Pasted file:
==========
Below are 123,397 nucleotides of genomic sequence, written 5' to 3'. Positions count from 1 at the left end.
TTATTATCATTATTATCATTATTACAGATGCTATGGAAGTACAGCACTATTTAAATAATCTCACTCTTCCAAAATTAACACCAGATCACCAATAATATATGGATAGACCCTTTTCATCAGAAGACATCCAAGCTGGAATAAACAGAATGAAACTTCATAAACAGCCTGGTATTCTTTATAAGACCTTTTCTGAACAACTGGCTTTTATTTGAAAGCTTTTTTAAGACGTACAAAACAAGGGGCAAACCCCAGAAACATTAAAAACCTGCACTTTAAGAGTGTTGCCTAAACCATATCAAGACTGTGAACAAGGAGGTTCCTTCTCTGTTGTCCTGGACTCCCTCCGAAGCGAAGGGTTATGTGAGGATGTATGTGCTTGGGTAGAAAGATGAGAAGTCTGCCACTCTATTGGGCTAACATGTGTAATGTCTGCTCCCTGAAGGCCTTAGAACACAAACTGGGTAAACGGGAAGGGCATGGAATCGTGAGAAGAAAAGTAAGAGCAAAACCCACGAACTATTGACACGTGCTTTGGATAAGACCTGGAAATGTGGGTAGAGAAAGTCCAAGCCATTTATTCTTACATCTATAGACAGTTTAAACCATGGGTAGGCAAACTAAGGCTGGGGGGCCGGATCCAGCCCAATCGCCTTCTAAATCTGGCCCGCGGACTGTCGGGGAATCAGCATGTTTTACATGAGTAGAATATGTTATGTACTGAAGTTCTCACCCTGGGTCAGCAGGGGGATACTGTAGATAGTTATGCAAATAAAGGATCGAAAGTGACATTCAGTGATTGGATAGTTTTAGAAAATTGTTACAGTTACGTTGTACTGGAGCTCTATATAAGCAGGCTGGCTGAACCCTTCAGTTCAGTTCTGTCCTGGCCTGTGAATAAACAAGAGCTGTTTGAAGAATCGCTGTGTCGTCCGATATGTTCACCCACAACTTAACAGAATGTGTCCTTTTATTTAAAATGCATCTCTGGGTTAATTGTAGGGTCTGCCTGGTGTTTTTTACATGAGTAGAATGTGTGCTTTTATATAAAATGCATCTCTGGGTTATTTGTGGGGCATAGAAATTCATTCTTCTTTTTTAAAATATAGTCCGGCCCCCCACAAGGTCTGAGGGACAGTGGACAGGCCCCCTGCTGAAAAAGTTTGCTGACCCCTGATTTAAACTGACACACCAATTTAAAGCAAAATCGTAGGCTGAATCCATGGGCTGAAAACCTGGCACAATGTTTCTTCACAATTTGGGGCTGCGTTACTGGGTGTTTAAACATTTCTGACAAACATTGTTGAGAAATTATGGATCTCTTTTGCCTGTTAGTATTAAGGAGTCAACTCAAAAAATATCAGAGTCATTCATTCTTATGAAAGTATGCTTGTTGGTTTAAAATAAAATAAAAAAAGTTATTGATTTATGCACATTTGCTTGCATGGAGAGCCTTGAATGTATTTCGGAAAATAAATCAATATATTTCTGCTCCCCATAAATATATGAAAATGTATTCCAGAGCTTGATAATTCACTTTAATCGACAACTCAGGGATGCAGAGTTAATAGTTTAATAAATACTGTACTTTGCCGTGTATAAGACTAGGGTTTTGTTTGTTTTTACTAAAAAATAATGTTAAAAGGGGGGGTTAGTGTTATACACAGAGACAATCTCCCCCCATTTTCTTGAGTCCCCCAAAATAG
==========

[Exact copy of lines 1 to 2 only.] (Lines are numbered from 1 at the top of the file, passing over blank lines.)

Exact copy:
Below are 123,397 nucleotides of genomic sequence, written 5' to 3'. Positions count from 1 at the left end.
TTATTATCATTATTATCATTATTACAGATGCTATGGAAGTACAGCACTATTTAAATAATCTCACTCTTCCAAAATTAACACCAGATCACCAATAATATATGGATAGACCCTTTTCATCAGAAGACATCCAAGCTGGAATAAACAGAATGAAACTTCATAAACAGCCTGGTATTCTTTATAAGACCTTTTCTGAACAACTGGCTTTTATTTGAAAGCTTTTTTAAGACGTACAAAACAAGGGGCAAACCCCAGAAACATTAAAAACCTGCACTTTAAGAGTGTTGCCTAAACCATATCAAGACTGTGAACAAGGAGGTTCCTTCTCTGTTGTCCTGGACTCCCTCCGAAGCGAAGGGTTATGTGAGGATGTATGTGCTTGGGTAGAAAGATGAGAAGTCTGCCACTCTATTGGGCTAACATGTGTAATGTCTGCTCCCTGAAGGCCTTAGAACACAAACTGGGTAAACGGGAAGGGCATGGAATCGTGAGAAGAAAAGTAAGAGCAAAACCCACGAACTATTGACACGTGCTTTGGATAAGACCTGGAAATGTGGGTAGAGAAAGTCCAAGCCATTTATTCTTACATCTATAGACAGTTTAAACCATGGGTAGGCAAACTAAGGCTGGGGGGCCGGATCCAGCCCAATCGCCTTCTAAATCTGGCCCGCGGACTGTCGGGGAATCAGCATGTTTTACATGAGTAGAATATGTTATGTACTGAAGTTCTCACCCTGGGTCAGCAGGGGGATACTGTAGATAGTTATGCAAATAAAGGATCGAAAGTGACATTCAGTGATTGGATAGTTTTAGAAAATTGTTACAGTTACGTTGTACTGGAGCTCTATATAAGCAGGCTGGCTGAACCCTTCAGTTCAGTTCTGTCCTGGCCTGTGAATAAACAAGAGCTGTTTGAAGAATCGCTGTGTCGTCCGATATGTTCACCCACAACTTAACAGAATGTGTCCTTTTATTTAAAATGCATCTCTGGGTTAATTGTAGGGTCTGCCTGGTGTTTTTTACATGAGTAGAATGTGTGCTTTTATATAAAATGCATCTCTGGGTTATTTGTGGGGCATAGAAATTCATTCTTCTTTTTTAAAATATAGTCCGGCCCCCCACAAGGTCTGAGGGACAGTGGACAGGCCCCCTGCTGAAAAAGTTTGCTGACCCCTGATTTAAACTGACACACCAATTTAAAGCAAAATCGTAGGCTGAATCCATGGGCTGAAAACCTGGCACAATGTTTCTTCACAATTTGGGGCTGCGTTACTGGGTGTTTAAACATTTCTGACAAACATTGTTGAGAAATTATGGATCTCTTTTGCCTGTTAGTATTAAGGAGTCAACTCAAAAAATATCAGAGTCATTCATTCTTATGAAAGTATGCTTGTTGGTTTAAAATAAAATAAAAAAAGTTATTGATTTATGCACATTTGCTTGCATGGAGAGCCTTGAATGTATTTCGGAAAATAAATCAATATATTTCTGCTCCCCATAAATATATGAAAATGTATTCCAGAGCTTGATAATTCACTTTAATCGACAACTCAGGGATGCAGAGTTAATAGTTTAATAAATACTGTACTTTGCCGTGTATAAGACTAGGGTTTTGTTTGTTTTTACTAAAAAATAATGTTAAAAGGGGGGGTTAGTGTTATACACAGAGACAATCTCCCCCCATTTTCTTGAGTCCCCCAAAATAG